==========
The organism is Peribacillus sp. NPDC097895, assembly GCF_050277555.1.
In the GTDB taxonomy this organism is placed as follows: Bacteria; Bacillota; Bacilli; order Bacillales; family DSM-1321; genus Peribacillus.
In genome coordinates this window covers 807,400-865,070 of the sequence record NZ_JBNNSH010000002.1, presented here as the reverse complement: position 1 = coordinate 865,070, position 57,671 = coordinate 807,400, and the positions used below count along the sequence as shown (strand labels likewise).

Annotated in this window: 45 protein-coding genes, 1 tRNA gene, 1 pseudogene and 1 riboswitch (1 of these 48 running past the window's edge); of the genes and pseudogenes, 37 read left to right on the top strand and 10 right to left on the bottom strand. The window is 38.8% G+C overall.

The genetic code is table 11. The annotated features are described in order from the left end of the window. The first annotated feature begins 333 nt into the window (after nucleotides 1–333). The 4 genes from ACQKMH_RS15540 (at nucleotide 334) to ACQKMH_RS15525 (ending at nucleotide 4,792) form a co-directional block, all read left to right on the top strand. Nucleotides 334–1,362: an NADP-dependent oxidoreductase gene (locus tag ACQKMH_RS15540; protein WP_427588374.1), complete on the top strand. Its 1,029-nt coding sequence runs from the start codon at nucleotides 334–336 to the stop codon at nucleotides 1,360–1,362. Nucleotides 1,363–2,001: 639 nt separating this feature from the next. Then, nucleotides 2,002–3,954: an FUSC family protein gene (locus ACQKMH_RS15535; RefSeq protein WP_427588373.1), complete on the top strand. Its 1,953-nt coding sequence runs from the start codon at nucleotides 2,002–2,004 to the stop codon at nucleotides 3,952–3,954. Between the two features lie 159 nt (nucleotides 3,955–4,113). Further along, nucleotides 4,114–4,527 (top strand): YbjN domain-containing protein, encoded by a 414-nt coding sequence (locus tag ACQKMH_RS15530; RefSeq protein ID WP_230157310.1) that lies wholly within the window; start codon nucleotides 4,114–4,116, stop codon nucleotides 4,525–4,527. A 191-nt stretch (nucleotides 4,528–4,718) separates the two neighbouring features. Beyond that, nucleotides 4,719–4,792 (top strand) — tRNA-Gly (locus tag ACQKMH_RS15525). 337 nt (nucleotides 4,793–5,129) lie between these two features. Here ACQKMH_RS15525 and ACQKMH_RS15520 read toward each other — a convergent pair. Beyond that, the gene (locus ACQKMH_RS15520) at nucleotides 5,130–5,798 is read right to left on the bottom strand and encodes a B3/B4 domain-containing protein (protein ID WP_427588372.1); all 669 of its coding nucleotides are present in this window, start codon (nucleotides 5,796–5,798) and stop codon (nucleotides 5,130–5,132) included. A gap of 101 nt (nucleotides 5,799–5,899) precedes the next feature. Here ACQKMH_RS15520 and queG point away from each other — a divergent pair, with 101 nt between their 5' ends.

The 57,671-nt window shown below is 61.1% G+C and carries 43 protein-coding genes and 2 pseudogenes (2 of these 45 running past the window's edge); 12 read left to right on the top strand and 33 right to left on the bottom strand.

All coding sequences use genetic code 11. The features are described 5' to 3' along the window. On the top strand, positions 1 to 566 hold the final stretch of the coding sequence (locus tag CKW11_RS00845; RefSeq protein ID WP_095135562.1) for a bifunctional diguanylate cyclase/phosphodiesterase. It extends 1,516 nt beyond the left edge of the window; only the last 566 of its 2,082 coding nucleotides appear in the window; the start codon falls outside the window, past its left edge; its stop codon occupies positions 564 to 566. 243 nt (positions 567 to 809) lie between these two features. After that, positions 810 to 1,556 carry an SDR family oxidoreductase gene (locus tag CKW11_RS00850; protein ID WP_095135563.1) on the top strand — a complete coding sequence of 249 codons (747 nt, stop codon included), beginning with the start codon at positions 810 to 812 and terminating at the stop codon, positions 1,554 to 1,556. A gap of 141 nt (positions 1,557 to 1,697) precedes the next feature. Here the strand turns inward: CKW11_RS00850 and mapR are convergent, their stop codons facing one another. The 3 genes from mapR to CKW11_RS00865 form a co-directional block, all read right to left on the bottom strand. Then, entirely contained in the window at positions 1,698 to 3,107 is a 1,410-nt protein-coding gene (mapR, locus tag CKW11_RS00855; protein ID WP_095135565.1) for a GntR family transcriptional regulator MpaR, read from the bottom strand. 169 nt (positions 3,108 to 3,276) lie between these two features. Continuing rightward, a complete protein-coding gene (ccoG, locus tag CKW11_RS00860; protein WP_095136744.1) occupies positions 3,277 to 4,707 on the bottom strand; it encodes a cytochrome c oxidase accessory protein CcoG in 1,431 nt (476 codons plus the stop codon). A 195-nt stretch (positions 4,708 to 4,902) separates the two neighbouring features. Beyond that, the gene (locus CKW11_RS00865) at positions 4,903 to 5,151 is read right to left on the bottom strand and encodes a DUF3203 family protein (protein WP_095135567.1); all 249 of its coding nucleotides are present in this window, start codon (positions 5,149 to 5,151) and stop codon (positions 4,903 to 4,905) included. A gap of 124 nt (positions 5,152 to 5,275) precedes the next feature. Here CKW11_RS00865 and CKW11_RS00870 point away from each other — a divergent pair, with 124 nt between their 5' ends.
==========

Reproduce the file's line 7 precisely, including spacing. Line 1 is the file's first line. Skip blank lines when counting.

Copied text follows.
All coding sequences use genetic code 11. The features are described 5' to 3' along the window. On the top strand, positions 1 to 566 hold the final stretch of the coding sequence (locus tag CKW11_RS00845; RefSeq protein ID WP_095135562.1) for a bifunctional diguanylate cyclase/phosphodiesterase. It extends 1,516 nt beyond the left edge of the window; only the last 566 of its 2,082 coding nucleotides appear in the window; the start codon falls outside the window, past its left edge; its stop codon occupies positions 564 to 566. 243 nt (positions 567 to 809) lie between these two features. After that, positions 810 to 1,556 carry an SDR family oxidoreductase gene (locus tag CKW11_RS00850; protein ID WP_095135563.1) on the top strand — a complete coding sequence of 249 codons (747 nt, stop codon included), beginning with the start codon at positions 810 to 812 and terminating at the stop codon, positions 1,554 to 1,556. A gap of 141 nt (positions 1,557 to 1,697) precedes the next feature. Here the strand turns inward: CKW11_RS00850 and mapR are convergent, their stop codons facing one another. The 3 genes from mapR to CKW11_RS00865 form a co-directional block, all read right to left on the bottom strand. Then, entirely contained in the window at positions 1,698 to 3,107 is a 1,410-nt protein-coding gene (mapR, locus tag CKW11_RS00855; protein ID WP_095135565.1) for a GntR family transcriptional regulator MpaR, read from the bottom strand. 169 nt (positions 3,108 to 3,276) lie between these two features. Continuing rightward, a complete protein-coding gene (ccoG, locus tag CKW11_RS00860; protein WP_095136744.1) occupies positions 3,277 to 4,707 on the bottom strand; it encodes a cytochrome c oxidase accessory protein CcoG in 1,431 nt (476 codons plus the stop codon). A 195-nt stretch (positions 4,708 to 4,902) separates the two neighbouring features. Beyond that, the gene (locus CKW11_RS00865) at positions 4,903 to 5,151 is read right to left on the bottom strand and encodes a DUF3203 family protein (protein WP_095135567.1); all 249 of its coding nucleotides are present in this window, start codon (positions 5,149 to 5,151) and stop codon (positions 4,903 to 4,905) included. A gap of 124 nt (positions 5,152 to 5,275) precedes the next feature. Here CKW11_RS00865 and CKW11_RS00870 point away from each other — a divergent pair, with 124 nt between their 5' ends.